In Manassas, Virginia, residents and businesses have a third option for broadband Internet access, and it comes at a lower price and without the installation fee and long-term commitment of DSL and cable. What's more, it's delivered over electrical wires, meaning everyone soon will have access to high-speed Internet without availability limitations that plague other technologies.
"We've got a couple hundred users today that are using the BPL [broadband over power line] service, and we've got about 1200 on a waiting list," says John Hewa, assistant director, electric utility, for the city. "We think around the end of the year or the beginning of 2005, we'll have the service available anywhere in the city."
In January, Manassas, a city of about 36,000 people, turned an 18-month field trial into a commercial offering. It's one of four utilities--including Cynergy in Cincinnati, Pennsylvania Power & Light, and Central Virginia Coop--that have rolled out commercial BPL this year.
While 2004 didn't turn into quite the rush to embrace BPL services that industry observers predicted last year, there continues to be momentum around the technology. Providers say BPL throughput can range from 300 kilobits per second to 2 mbps, about the same as cable and DSL, but that they can provide the service at a less-expensive rate.
Manassas, for example, offers its BPL for $26.95 per month with no installation fee and no long-term contract. Hewa says cable service in Manassas could be as much as $55 per month without a bundled package that includes cable television service, and DSL averages about $30 per month. Cable and DSL also charge installation fees and require long-term contracts, Hewa says.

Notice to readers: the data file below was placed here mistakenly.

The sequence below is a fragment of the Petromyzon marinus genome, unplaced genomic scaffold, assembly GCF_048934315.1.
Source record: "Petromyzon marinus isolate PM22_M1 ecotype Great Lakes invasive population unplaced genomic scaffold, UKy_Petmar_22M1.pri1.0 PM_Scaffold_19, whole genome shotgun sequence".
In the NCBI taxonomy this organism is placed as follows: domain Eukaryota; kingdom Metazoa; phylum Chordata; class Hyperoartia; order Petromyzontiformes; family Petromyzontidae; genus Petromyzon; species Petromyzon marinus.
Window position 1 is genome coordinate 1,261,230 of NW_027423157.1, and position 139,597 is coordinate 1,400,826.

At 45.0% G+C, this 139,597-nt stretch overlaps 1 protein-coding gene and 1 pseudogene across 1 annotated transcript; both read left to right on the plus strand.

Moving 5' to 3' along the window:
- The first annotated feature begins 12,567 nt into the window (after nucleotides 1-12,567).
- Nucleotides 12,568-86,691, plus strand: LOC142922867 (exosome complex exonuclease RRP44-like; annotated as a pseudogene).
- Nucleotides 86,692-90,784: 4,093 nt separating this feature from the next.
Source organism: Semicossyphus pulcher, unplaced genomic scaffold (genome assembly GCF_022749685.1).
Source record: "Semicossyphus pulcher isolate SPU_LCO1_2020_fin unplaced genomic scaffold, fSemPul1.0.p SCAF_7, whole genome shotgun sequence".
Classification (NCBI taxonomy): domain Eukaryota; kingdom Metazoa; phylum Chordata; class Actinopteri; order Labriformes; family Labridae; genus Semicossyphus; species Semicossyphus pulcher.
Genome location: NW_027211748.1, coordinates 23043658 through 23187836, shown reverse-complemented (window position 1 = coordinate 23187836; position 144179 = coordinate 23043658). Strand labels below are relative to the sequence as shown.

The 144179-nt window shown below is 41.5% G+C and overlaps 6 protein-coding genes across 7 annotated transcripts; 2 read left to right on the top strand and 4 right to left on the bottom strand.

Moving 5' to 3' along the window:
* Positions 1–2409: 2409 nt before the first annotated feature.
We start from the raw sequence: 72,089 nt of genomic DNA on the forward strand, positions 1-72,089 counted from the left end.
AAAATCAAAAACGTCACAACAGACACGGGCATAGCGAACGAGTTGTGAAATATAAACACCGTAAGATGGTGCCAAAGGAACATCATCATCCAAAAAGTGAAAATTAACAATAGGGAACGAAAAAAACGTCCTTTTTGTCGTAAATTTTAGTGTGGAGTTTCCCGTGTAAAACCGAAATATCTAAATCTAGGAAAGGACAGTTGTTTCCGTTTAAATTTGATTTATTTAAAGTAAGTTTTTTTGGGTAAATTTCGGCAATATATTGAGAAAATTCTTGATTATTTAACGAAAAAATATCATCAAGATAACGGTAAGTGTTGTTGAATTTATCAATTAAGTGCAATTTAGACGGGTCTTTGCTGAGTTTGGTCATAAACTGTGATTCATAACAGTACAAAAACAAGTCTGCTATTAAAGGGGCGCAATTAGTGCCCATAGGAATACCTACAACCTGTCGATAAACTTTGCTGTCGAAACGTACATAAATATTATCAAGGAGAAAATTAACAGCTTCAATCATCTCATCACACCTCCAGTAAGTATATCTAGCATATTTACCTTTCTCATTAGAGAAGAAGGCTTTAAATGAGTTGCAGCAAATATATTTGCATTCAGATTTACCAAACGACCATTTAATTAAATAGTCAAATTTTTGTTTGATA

The primary benefit of BPL, however, is that it can be delivered over existing infrastructure: any site with power outlets can be hooked up to a high-speed broadband connection. That has attracted the attention of high-level officials, including FCC Chairman Michael Powell and President George Bush, who has called for nationwide broadband access by 2007.
"One great opportunity [to get broadband to more consumers] is to spread broadband throughout America via our power lines," Bush said during a speech at the U.S. Department of Commerce in June.
But hurdles remain--such as setting standards and opposition from groups such as amateur radio enthusiasts who say the technology causes too much radio interference. Analysts are also lukewarm about BPL's prospects for taking significant market share from DSL and cable. They note that cable and DSL have matured to provide more than a single "big pipe," bundling other services into their offerings. That's something BPL also will have to do.
"We're in the camp of 'We're going to believe it when we see it,'" says Matt Davis, director of broadband access technologies at The Yankee Group. "The more technologies and the more choices in the marketplace, the better. It keeps everybody innovating. But it's going to be tough. To tell you the truth, if utilities are really going to get into driving telecom services it likely will be through fiber."
Nevertheless, the continuing maturity of BPL and a growing number of positive experiences with field trials, along with government support, is helping spur interest.
Last year, for example, there were about a dozen utilities conducting field trials, but no commercial deployments. This year, in addition to the four commercial ventures, the number of field trials has increased to more than 36.
Getting Into the Game